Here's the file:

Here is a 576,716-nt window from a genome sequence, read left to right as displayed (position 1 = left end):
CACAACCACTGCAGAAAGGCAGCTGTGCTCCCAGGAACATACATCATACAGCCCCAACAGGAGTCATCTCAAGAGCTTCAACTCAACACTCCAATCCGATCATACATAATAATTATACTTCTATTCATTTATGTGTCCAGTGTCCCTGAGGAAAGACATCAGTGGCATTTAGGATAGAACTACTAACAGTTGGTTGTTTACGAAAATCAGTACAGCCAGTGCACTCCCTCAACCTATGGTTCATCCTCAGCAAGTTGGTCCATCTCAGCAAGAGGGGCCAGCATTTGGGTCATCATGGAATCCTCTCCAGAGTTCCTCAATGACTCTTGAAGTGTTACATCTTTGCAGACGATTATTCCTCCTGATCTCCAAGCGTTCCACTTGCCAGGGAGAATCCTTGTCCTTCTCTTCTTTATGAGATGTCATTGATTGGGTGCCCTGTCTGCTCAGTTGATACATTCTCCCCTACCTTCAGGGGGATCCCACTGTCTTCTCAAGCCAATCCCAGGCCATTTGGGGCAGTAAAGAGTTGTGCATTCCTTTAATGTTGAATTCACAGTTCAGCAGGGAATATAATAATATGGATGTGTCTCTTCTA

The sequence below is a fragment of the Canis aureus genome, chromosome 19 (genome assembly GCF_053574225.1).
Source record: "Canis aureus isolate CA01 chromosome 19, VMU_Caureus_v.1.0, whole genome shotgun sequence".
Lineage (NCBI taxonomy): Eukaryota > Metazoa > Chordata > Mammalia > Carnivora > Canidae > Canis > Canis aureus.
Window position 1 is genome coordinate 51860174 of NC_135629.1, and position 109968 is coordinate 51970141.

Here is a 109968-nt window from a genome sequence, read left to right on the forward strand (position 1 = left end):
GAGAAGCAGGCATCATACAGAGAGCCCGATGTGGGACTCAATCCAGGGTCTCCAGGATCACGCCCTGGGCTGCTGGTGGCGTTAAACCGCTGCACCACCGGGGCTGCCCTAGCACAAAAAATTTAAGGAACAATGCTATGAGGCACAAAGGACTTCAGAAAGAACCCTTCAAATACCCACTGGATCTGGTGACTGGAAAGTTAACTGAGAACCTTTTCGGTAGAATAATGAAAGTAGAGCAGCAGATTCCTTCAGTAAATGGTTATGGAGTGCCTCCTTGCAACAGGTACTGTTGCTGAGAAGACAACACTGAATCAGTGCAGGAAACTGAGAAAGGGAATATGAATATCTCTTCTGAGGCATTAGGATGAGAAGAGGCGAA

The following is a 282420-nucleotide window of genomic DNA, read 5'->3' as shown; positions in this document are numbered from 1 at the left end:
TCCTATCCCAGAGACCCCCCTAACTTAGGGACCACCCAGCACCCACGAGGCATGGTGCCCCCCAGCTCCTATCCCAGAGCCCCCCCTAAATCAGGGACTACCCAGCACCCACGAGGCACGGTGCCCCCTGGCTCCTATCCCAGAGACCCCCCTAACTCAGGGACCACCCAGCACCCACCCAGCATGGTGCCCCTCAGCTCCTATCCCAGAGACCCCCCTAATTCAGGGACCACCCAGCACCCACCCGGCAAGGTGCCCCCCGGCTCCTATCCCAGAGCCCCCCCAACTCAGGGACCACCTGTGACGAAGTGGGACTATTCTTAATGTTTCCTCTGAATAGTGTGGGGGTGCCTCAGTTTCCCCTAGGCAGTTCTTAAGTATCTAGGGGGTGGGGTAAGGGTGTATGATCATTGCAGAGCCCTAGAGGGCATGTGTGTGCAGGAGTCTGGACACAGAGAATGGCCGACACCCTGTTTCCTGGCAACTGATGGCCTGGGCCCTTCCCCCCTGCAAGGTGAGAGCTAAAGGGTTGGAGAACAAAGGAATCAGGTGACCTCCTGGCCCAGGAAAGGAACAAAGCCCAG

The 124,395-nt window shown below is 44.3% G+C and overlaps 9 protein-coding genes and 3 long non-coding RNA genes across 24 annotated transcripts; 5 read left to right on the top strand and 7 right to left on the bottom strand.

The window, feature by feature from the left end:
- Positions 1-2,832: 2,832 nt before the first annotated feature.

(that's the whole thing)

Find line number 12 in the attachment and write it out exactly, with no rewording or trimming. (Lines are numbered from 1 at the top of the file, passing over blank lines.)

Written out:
The window, feature by feature from the left end: